Taipei, Taiwan health officials said Monday that they have not yet identified how the two latest domestic COVID-19 cases became infected, though they will conduct more tests to try to determine the infection source.
The two cases, which were announced by the Central Epidemic Command Center (CECC) on Sunday, are a husband and wife in their 60s. They are the latest cases linked to a cluster infection at the Taoyuan General Hospital, where 15 domestic COVID-19 cases have been reported to date.
According to the CECC, the husband was an inpatient at the hospital from Jan. 8-11 due to health problems unrelated to COVID-19, during which time his wife looked after him.
After being discharged, the man developed a rash, which improved after he saw a doctor, and then experienced chills and fatigue. He was only diagnosed with COVID-19 after visiting a doctor on Jan. 23 and was found to have a fever.
His wife, who had a sore throat and a fever last week, tested positive on Sunday.
So far, the CECC has not found any contacts between the couple and the 13 others linked to the hospital previously confirmed with COVID-19.
A total of 195 medical workers the couple may have had contact with at the hospital, most of whom are part of the surgery department, have tested negative for COVID-19, Minister of Health and Welfare Chen Shih-chung (陳時中), who heads the CECC, said at a press conference Monday.
These medical workers will now be tested for COVID-19 antibodies to see if they previously contracted the disease, Chen said.
Chen also announced on Monday a list of places in Taoyuan the husband and wife visited prior to testing positive.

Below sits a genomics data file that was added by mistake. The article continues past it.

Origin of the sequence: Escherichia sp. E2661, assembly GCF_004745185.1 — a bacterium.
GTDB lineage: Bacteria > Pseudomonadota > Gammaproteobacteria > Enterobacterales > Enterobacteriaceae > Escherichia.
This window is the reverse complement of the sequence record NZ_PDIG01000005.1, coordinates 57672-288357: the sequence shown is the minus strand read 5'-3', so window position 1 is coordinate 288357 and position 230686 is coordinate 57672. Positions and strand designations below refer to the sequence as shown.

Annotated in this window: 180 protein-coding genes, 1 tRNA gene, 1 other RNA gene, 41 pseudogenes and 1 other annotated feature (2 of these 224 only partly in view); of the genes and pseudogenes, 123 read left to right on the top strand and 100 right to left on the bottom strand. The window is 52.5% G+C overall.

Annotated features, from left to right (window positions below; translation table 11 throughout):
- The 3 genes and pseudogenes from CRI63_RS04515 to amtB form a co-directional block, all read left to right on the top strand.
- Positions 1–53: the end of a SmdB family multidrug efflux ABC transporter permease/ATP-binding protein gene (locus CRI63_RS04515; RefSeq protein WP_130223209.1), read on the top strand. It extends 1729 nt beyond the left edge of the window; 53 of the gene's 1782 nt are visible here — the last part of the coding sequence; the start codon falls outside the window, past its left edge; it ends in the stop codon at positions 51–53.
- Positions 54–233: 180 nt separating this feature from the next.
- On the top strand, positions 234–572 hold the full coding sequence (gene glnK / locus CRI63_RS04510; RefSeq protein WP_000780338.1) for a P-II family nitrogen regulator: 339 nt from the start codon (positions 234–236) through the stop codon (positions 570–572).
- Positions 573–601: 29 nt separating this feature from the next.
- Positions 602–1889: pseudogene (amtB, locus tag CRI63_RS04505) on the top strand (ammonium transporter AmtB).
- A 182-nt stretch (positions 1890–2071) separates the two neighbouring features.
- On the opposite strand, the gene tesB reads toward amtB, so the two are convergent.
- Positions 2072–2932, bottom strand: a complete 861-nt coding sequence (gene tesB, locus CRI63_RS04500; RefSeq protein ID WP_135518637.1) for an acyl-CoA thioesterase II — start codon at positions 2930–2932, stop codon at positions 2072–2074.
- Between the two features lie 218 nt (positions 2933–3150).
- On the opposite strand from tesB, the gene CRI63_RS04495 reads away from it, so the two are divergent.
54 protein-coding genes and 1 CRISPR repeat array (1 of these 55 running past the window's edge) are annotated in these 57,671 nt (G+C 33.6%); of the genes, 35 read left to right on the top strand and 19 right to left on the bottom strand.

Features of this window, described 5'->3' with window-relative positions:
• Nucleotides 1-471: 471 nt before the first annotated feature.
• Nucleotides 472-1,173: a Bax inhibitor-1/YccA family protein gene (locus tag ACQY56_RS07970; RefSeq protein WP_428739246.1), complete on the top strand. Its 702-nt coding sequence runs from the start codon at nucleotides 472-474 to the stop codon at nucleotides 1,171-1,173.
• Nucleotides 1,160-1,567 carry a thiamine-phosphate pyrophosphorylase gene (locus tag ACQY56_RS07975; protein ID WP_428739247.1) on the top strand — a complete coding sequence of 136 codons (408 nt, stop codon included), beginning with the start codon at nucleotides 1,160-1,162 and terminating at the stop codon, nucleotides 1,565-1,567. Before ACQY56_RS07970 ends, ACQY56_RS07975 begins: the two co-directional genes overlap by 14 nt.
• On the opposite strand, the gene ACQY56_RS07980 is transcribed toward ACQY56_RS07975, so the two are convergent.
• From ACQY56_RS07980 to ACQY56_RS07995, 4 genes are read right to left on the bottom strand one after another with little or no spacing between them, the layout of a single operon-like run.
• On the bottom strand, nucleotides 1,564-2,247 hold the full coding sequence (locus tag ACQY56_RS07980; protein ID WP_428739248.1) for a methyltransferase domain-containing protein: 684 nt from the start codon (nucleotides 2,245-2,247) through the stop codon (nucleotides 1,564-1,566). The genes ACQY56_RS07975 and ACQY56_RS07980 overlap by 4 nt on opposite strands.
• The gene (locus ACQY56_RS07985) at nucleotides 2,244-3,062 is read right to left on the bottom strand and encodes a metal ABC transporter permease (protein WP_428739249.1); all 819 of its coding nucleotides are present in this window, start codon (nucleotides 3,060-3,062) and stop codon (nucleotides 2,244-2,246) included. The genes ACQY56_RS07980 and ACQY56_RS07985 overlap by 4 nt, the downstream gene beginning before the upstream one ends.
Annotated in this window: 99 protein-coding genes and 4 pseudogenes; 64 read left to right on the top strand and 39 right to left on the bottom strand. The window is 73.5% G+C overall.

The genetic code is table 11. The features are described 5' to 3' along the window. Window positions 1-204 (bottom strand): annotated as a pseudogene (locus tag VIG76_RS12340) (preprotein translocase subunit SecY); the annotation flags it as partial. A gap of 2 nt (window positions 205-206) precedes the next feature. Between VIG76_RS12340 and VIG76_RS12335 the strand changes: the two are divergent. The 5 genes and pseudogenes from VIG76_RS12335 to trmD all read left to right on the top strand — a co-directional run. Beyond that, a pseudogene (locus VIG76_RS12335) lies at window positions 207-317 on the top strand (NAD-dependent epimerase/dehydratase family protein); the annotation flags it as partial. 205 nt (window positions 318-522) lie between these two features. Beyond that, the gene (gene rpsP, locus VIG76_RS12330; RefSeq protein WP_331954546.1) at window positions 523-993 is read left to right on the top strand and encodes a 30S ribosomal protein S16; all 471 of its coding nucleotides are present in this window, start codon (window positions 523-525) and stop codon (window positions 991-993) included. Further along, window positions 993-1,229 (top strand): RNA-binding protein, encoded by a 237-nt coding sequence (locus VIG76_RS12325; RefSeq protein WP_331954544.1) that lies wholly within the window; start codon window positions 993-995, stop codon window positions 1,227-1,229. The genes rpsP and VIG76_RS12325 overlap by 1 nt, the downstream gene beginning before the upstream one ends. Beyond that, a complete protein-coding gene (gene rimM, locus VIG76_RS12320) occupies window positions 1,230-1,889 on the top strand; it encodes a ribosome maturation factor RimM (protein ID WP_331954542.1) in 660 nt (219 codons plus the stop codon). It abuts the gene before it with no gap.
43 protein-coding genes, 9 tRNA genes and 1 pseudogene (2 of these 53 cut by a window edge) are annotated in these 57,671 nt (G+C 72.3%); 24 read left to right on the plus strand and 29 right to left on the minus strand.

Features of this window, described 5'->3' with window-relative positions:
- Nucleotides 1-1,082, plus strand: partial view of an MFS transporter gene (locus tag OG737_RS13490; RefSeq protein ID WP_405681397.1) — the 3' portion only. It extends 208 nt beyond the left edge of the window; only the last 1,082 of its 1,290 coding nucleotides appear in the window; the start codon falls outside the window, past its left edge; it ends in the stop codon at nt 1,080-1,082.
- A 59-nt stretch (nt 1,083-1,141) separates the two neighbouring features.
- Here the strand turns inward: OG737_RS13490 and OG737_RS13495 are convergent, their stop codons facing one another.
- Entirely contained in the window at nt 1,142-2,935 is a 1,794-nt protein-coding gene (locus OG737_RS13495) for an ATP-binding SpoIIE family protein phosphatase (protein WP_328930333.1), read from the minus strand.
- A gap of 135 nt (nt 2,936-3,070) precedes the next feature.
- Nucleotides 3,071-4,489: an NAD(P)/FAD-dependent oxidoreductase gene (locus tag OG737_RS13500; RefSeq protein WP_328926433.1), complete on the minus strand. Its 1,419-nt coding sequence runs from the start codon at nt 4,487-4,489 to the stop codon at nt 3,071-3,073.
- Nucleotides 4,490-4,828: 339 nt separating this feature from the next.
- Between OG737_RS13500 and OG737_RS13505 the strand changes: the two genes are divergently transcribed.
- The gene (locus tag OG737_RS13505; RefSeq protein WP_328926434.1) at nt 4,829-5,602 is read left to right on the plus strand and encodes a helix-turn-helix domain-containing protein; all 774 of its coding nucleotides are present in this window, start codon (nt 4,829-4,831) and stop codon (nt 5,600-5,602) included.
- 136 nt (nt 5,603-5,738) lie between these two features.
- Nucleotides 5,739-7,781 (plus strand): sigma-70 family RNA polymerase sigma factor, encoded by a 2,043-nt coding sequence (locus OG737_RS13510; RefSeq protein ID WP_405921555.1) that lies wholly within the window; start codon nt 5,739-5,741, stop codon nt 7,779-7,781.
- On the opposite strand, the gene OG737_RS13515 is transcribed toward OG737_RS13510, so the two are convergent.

These include Danan Market in the city’s Bade District, the Start on Start Dim Sum Restaurant on Jingguo road, the PX Mart on Dongyong North Road and Moominlu Bakery.
Chen called for people who have been to these locations to follow self-health management protocols and call the 1922 hotline if they develop any symptoms.
The couple also visited medical facilities outside the hospital and played ping pong with friends before testing positive, but as the CECC has quarantined everyone they came into contact with at these places, they will not be made public, Chen said.
Currently, 2,991 people linked to the hospital cluster are in quarantine, and the number is expected to grow in the next few days as health authorities continue to call individuals identified as part of the CECC’s expanded quarantine plan, Chen said.
The plan, announced Sunday, requires all patients who were discharged from Taoyuan General Hospital from Jan. 11-19 to undergo quarantine for 14 full days after they were discharged.
People who looked after these inpatients at the hospital, such as caregivers or relatives, as well as those who live with either the inpatients or their carers also have to quarantine.
Meanwhile, inpatients discharged from the hospital between Jan. 6-10 only have to follow self-health management protocols and get tested for COVID-19.
Their carers, and people who live with either the inpatients or carers, will have to do the same.
So far, health authorities have only been able to contact the 578 patients discharged between Jan. 6-19, and not their carers or people they live with, according to Chen.
Individuals who have to quarantine but have not yet been contacted should stay at home and wait for health authorities to notify them, or call the 1922 hotline directly, Chen said.
Prior to the CECC’s expanded quarantine plan, only confirmed contacts of COVID-19 cases at the hospital were required to quarantine.
As Taiwan recorded no new COVID-19 cases on Monday, the total number of cases in the country still stands at 889, of which 779 have been classified as imported.
Of the cases, 787 patients have recovered, seven have died, and 95 remain in hospital, according to CECC data.
Globally, COVID-19 has infected over 99.1 million people in 193 countries and regions, with more than 2.1 million fatalities, according to CECC statistics as of Monday.
Source: Focus Taiwan News Channel